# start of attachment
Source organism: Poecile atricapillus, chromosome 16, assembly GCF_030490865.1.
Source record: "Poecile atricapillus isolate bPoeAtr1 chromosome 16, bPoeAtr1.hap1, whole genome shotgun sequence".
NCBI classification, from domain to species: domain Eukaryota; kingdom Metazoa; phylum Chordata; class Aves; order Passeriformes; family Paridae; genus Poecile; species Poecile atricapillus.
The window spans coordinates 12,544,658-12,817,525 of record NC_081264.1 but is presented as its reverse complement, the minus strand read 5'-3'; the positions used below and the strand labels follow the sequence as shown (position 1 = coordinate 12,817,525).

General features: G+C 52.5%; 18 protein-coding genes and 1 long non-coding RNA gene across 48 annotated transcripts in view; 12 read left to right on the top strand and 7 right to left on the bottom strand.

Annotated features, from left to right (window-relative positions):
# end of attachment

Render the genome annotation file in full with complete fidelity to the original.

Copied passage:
Source organism: Poecile atricapillus, chromosome 16, assembly GCF_030490865.1.
Source record: "Poecile atricapillus isolate bPoeAtr1 chromosome 16, bPoeAtr1.hap1, whole genome shotgun sequence".
NCBI classification, from domain to species: domain Eukaryota; kingdom Metazoa; phylum Chordata; class Aves; order Passeriformes; family Paridae; genus Poecile; species Poecile atricapillus.
The window spans coordinates 12,544,658-12,817,525 of record NC_081264.1 but is presented as its reverse complement, the minus strand read 5'-3'; the positions used below and the strand labels follow the sequence as shown (position 1 = coordinate 12,817,525).

General features: G+C 52.5%; 18 protein-coding genes and 1 long non-coding RNA gene across 48 annotated transcripts in view; 12 read left to right on the top strand and 7 right to left on the bottom strand.

Annotated features, from left to right (window-relative positions):